Many people don't realise I created Rich Enough to be Batman, and almost all my other collections, for myself. I had no interest in selling, it was just a fortunate bi-product. As a result I am now full-time employed on the simple mission to create artwork that I really enjoy thinking about and creating. This might be the single most important difference between design and art - pleasing yourself versus trying to please other people.

Kev asked: What art groups or things do you recommend for artists who are on their own too often?

I’m not part of any art group as such. I always assumed that being an artist would be quite an isolated endeavour, one where you have to fend for yourself. My advice to any artist is to exhibit your work as much as possible - meet people and observe their reactions. It’s ok if people don’t like your work. If it’s being seen then you can’t ever complain that you’re a lonely artist!

Abi asked: What are your weekend plans?

My favourite weekend pastime is visiting the skip. Other than that it's : work, run and eat pastries. But not necessarily in that order.

Johnenry asked: What is your favourite biscuit for dunking and do you have a top 3? And why?

I’m not really one to dunk, nor am I a big tea drinker. I also don't drink coffee. That being said, when I was younger I did like Marie biscuits, Tim Tams and the occasional Anzac. In truth, I can’t really remember the last time I ate a biscuit!! Weird right?

Tuff World asks: Do you have an art collection at home? what would be your dream piece to own?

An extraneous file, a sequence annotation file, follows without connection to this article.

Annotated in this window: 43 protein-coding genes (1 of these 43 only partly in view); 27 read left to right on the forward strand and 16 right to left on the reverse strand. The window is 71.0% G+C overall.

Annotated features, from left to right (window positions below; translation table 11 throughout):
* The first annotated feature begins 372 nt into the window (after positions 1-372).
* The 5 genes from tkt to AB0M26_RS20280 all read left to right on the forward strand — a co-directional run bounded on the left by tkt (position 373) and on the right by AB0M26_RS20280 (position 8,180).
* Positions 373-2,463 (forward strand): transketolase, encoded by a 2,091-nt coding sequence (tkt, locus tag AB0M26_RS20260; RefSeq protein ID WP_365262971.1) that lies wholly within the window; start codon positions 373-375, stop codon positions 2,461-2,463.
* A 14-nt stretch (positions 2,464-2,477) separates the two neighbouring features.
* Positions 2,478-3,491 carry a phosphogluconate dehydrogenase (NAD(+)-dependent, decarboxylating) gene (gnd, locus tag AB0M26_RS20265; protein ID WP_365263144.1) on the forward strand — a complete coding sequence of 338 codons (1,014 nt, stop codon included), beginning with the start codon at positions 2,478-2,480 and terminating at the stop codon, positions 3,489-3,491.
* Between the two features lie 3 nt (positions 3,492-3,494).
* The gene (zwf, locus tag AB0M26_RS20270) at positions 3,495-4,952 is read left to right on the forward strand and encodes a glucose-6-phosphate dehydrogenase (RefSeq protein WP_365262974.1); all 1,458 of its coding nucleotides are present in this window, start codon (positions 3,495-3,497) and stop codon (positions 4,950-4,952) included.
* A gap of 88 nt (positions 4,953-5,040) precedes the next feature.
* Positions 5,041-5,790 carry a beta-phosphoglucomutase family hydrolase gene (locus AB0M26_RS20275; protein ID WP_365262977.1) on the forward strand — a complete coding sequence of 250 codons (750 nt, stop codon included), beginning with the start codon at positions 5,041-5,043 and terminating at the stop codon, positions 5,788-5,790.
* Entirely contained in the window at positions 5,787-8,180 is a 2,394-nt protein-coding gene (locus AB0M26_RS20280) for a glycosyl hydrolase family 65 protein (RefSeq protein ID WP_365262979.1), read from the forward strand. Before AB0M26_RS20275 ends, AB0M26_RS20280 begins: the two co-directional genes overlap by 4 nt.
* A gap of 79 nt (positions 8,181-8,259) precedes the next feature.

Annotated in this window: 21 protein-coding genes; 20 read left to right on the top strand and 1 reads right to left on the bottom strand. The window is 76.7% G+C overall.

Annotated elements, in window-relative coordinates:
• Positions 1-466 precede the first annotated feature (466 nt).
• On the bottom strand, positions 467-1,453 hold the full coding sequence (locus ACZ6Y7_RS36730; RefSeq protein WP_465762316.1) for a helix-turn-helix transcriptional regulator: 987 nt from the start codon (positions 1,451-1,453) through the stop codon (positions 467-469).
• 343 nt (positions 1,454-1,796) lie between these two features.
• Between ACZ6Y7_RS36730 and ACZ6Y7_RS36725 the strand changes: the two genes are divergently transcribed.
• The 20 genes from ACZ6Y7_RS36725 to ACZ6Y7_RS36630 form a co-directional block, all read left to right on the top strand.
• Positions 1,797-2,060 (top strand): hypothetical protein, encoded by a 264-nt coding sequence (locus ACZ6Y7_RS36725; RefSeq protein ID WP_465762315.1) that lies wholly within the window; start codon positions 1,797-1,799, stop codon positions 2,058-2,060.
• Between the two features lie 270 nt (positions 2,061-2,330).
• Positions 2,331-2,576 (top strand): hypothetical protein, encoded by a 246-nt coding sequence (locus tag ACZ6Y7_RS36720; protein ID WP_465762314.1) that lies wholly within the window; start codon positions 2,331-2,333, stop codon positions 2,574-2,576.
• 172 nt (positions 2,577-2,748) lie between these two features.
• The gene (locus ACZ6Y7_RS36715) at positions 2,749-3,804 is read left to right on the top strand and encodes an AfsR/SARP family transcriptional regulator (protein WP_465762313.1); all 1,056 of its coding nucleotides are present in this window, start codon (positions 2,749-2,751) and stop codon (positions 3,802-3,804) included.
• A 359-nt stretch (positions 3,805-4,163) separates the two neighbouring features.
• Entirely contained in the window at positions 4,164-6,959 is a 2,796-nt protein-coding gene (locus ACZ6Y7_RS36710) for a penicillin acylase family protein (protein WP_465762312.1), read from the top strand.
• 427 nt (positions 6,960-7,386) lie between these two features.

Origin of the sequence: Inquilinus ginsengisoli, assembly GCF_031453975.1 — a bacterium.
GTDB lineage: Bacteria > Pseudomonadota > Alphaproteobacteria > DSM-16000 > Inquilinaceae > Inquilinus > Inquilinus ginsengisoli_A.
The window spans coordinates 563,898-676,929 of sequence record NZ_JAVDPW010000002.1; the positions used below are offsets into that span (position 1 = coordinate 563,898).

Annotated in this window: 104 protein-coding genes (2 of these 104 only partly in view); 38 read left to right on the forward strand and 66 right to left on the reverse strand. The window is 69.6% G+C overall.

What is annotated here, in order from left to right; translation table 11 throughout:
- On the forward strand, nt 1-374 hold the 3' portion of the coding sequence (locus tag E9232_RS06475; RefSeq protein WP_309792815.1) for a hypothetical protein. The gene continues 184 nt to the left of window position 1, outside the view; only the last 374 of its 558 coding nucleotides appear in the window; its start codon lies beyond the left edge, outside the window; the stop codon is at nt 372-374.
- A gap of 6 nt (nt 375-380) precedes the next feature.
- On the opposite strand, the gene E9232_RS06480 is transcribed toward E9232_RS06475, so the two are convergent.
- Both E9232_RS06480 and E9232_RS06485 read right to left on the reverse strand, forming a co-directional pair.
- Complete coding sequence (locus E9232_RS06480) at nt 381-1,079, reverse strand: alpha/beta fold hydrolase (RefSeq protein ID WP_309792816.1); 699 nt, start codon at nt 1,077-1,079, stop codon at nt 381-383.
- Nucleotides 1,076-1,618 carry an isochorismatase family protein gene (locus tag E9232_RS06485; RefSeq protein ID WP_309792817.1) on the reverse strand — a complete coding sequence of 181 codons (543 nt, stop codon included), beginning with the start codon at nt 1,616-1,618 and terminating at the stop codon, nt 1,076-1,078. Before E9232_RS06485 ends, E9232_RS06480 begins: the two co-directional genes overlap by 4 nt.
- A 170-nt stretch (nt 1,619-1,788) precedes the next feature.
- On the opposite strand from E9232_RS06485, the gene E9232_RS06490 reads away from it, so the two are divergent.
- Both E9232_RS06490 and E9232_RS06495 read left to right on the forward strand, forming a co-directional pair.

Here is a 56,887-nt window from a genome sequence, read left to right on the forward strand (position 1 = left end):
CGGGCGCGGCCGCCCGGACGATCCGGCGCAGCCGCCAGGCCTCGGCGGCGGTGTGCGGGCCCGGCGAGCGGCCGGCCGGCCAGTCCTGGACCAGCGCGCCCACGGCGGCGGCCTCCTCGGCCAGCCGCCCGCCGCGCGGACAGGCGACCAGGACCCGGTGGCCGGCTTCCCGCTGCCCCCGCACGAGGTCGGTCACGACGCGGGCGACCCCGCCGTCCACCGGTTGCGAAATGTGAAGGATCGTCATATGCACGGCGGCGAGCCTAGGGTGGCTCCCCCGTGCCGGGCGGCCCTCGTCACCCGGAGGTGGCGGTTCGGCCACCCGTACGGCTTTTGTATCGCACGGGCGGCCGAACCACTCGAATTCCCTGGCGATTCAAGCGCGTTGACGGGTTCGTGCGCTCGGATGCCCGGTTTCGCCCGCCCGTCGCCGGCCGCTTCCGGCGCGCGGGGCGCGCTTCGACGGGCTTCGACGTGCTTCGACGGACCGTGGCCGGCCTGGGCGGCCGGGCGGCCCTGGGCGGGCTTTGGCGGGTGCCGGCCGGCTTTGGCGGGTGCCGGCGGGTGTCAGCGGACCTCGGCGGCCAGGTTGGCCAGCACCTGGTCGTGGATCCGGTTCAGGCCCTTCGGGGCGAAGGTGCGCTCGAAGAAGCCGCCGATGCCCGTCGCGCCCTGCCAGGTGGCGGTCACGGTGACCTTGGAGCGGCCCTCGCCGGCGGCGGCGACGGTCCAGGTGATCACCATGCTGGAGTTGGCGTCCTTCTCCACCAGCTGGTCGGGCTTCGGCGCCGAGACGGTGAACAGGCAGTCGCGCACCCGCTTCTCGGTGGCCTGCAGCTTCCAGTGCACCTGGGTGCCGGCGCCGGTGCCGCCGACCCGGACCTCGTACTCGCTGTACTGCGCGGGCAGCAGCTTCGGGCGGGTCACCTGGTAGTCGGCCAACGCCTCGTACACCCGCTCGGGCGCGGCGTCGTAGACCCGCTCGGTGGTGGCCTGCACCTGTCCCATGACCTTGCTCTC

Yes - I’ve acquired a number of pieces over the years. Normally from artists I have worked with, as well as pieces from artists I just admire. In the last year or two I’ve managed to buy a David Shrigley (‘Fucking Ace’) which I had wanted for a long time. My dream would be to own either a Jeff Koon’s Balloon Dog or a large Harland Miller original. I’m sure I could add many more to the list but these two would certainly be the most wanted.

What is your mission as an artist?

I want the work I create to evoke a dialogue that encourages social change. I never want my work to just be enjoyed and critiqued by art lovers. I want it to be accessible for everyone.

What is your process for creating art?

My work is always centred around a narrative; or a tapestry of interwoven stories. I remain unattached to a particular medium or technique - they are secondary to the messaging or idea I want to convey.

If you had to have one, would you prefer a Queen or a King to reign over us?

The Queen. She was the surrogate grandmother to most people in the world.

How does creating art make you feel?

I sometimes find it challenging to find the right idea. Or, if I find the right idea it can be hard to translate it into meaningful art. When I do end up creating something meaningful, it’s the best reward.

If there's anything you'd be interested to know, please contact us and we'll try and put the answers in our next newsletter which you can sign up for here (if you'd like).